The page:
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Lenten Cyber Retreat - Week 6

  • 18 April 2011
  • Author: CUSA Administrator
  • Number of views: 1314

- Fr. Tim Hayes, EGL 1

Theme:  Fanning into Flame our Faith in the Word of God Among Us
Petition for Week VI –  That the Church and all humanity may become one in their acceptance of God’s offer of Salvation through a living response to Jesus, the Word made Flesh, Who suffered, died and rose for us.
Holy Week       Passion Sunday            April 17, 2011 
Year A Readings          Procession
From the Post-Synodal Apostolic Exhortation Verbum Domini
By The Holy Father Pope Benedict XVI
Sin as a refusal to hear the word of God
The word of God also inevitably reveals the tragic possibility that human freedom can withdraw from this covenant dialogue with God for which we were created. The divine word also discloses the sin that lurks in the human heart. Quite frequently in both the Old and in the New Testament, we find sin described as a refusal to hear the word, as a breaking of the covenant and thus as being closed to God who calls us to communion with himself. [For example: Dt 28:1-2,15,45; 32:1; among the prophets, see: Jer 7:22-28; Ez 2:8; 3:10; 6:3; 13:2; up to the latest: cf. Zech 3:8. For Saint Paul, cf. Rom 10:14-18; 1 Th 2:13.]
Sacred Scripture shows how man’s sin is essentially disobedience and refusal to hear. The radical obedience of Jesus even to his death on the cross (cf. Phil 2:8) completely unmasks this sin. His obedience brings about the New Covenant between God and man, and grants us the possibility of reconciliation. Jesus was sent by the Father as a sacrifice of atonement for our sins and for those of the whole world (cf. 1 Jn 2:2; 4:10; Heb 7:27). We are thus offered the merciful possibility of redemption and the start of a new life in Christ. For this reason it is important that the faithful be taught to acknowledge that the root of sin lies in the refusal to hear the word of the Lord, and to accept in Jesus, the Word of God, the forgiveness which opens us to salvation.
Mary, “Mother of God’s Word” and “Mother of Faith”
The Synod Fathers declared that the basic aim of the Twelfth Assembly was “to renew the Church’s faith in the word of God”. To do so, we need to look to the one in whom the interplay between the word of God and faith was brought to perfection, that is, to the Virgin Mary, “who by her ‘yes’ to the word of the covenant and her mission, perfectly fulfills the divine vocation of humanity.” [Propositio 55.] The human reality created through the word finds its most perfect image in Mary’s obedient faith. From the Annunciation to Pentecost she appears as a woman completely open to the will of God. She is the Immaculate Conception, the one whom God made “full of grace” (cf. Lk 1:28) and unconditionally docile to his word (cf. Lk 1:38). Her obedient faith shapes her life at every moment before God’s plan. A Virgin ever attentive to God’s word, she lives completely attuned to that word; she treasures in her heart the events of her Son, piecing them together as if in a single mosaic (cf. Lk 2:19,51). [Cf. Benedict XVI, Post-Synodal Apostolic Exhortation Sacramentum Caritatis (22 February 2007), 33: AAS 99 (2007), 132-133.]
In our day the faithful need to be helped to see more clearly the link between Mary of Nazareth and the faith-filled hearing of God’s word. I would encourage scholars as well to study the relationship between Mariology and the theology of the word. This could prove most beneficial both for the spiritual life and for theological and biblical studies. Indeed, what the understanding of the faith has enabled us to know about Mary stands at the heart of Christian truth. The incarnation of the word cannot be conceived apart from the freedom of this young woman who by her assent decisively cooperated with the entrance of the eternal into time. Mary is the image of the Church in attentive hearing of the word of God, which took flesh in her. Mary also symbolizes openness to God and others; an active listening which interiorizes and assimilates, one in which the word becomes a way of life.  Here I would like to mention Mary’s familiarity with the word of God. This is clearly evident in the Magnificat. There we see in some sense how she identifies with the word, enters into it; in this marvellous canticle of faith, the Virgin sings the praises of the Lord in his own words: “The Magnificat – a portrait, so to speak, of her soul – is entirely woven from threads of Holy Scripture, threads drawn from the word of God. Here we see how completely at home Mary is with the word of God, with ease she moves in and out of it. She speaks and thinks with the word of God; the word of God becomes her word, and her word issues from the word of God. Here we see how her thoughts are attuned to the thoughts of God, how her will is one with the will of God. Since Mary is completely imbued with the word of God, she is able to become the Mother of the Word Incarnate.” [Id., Encyclical Letter Deus Caritas Est (25 December 2005), 41: AAS 98 (2006), 251.]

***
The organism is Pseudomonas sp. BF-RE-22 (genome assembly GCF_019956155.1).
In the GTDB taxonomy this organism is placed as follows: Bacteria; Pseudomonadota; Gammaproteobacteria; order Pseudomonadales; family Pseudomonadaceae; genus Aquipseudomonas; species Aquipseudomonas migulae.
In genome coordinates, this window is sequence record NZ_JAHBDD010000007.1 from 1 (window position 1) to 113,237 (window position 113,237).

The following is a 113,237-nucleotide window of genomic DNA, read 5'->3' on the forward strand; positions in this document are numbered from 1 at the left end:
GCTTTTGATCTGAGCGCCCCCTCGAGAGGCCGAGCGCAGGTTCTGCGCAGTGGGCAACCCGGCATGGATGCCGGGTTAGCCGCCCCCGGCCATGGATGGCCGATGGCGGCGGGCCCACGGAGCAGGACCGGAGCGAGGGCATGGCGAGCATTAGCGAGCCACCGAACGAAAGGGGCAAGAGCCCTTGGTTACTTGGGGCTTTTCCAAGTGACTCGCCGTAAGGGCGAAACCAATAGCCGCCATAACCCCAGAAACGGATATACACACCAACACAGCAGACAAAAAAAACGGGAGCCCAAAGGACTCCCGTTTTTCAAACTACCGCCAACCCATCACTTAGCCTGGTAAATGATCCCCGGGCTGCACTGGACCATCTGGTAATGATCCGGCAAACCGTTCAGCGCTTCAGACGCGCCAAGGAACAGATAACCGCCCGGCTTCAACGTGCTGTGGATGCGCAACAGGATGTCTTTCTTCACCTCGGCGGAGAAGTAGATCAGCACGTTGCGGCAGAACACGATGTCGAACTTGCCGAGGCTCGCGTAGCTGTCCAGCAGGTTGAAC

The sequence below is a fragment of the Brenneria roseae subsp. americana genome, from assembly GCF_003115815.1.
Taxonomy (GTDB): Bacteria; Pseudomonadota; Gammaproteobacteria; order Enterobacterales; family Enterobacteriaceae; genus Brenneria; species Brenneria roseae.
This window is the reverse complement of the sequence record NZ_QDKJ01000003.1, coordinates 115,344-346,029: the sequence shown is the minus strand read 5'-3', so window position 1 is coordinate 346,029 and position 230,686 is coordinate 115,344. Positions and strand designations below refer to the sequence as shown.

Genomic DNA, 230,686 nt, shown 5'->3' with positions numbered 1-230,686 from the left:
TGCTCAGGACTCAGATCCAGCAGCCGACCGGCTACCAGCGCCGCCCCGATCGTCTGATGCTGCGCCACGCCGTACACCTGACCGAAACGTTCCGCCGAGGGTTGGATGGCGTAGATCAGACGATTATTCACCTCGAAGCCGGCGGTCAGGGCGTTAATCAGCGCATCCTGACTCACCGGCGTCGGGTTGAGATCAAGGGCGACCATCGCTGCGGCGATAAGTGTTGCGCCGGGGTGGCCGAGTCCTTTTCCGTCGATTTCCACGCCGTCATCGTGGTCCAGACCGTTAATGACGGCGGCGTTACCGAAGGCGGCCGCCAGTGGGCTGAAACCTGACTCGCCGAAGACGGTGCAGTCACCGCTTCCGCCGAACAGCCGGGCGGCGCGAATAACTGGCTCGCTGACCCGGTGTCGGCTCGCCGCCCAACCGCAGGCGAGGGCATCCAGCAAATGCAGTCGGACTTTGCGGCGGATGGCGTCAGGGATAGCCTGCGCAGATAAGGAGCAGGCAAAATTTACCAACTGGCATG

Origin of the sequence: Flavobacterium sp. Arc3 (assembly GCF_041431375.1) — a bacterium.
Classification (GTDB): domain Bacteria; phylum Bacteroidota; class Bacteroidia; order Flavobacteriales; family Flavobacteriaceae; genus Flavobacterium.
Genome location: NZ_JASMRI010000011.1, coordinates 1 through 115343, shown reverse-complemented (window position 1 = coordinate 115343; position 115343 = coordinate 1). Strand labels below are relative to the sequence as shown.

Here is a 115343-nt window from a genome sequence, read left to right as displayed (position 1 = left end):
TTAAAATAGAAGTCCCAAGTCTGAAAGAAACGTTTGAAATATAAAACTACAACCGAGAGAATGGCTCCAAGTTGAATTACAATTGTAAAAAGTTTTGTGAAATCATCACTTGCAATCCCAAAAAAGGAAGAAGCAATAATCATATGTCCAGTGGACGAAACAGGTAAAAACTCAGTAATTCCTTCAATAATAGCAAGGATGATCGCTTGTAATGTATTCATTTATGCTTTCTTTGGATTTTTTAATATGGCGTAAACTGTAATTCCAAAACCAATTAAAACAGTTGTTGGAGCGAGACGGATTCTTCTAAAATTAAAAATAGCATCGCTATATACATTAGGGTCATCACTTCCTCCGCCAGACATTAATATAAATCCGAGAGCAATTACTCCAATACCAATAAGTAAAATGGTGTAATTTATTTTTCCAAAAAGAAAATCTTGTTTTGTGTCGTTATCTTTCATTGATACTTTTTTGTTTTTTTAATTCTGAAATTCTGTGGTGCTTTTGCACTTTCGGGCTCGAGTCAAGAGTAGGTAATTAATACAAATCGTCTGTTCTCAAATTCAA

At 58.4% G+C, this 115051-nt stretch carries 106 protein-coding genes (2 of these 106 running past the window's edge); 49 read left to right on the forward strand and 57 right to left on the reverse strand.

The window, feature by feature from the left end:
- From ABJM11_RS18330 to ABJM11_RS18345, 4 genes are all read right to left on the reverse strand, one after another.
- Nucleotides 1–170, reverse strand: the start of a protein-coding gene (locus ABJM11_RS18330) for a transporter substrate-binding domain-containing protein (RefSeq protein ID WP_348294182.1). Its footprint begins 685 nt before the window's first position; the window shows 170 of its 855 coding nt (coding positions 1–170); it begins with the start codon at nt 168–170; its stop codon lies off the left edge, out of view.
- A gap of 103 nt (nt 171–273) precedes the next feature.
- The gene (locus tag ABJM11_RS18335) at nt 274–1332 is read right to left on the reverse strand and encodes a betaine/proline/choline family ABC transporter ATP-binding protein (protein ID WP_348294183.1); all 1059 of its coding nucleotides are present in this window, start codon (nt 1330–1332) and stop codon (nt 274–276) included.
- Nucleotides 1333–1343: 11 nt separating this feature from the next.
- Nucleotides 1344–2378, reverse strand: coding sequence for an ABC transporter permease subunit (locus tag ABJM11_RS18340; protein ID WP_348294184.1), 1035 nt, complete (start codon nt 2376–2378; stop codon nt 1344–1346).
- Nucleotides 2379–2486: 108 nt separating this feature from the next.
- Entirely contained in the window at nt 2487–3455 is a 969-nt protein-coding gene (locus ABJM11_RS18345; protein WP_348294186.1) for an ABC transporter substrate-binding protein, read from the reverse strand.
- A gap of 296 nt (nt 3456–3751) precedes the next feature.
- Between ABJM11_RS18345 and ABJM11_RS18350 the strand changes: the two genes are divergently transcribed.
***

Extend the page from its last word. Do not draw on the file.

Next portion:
Furthermore, in looking to the Mother of God, we see how God’s activity in the world always engages our freedom, because through faith the divine word transforms us. Our apostolic and pastoral work can never be effective unless we learn from Mary how to be shaped by the working of God within us: “devout and loving attention to the figure of Mary as the model and archetype of the Church’s faith is of capital importance for bringing about in our day a concrete paradigm shift in the Church’s relation with the word, both in prayerful listening and in generous commitment to mission and proclamation.” [Propositio 55.]
As we contemplate in the Mother of God a life totally shaped by the word, we realize that we too are called to enter into the mystery of faith, whereby Christ comes to dwell in our lives. Every Christian believer, Saint Ambrose reminds us, in some way interiorly conceives and gives birth to the word of God: even though there is only one Mother of Christ in the flesh, in the faith Christ is the progeny of us all. [Cf. Expositio Evangelii secundum Lucam, 2, 19: PL 15, 1559-1560.] Thus, what took place for Mary can daily take place in each of us, in the hearing of the word and in the celebration of the sacraments.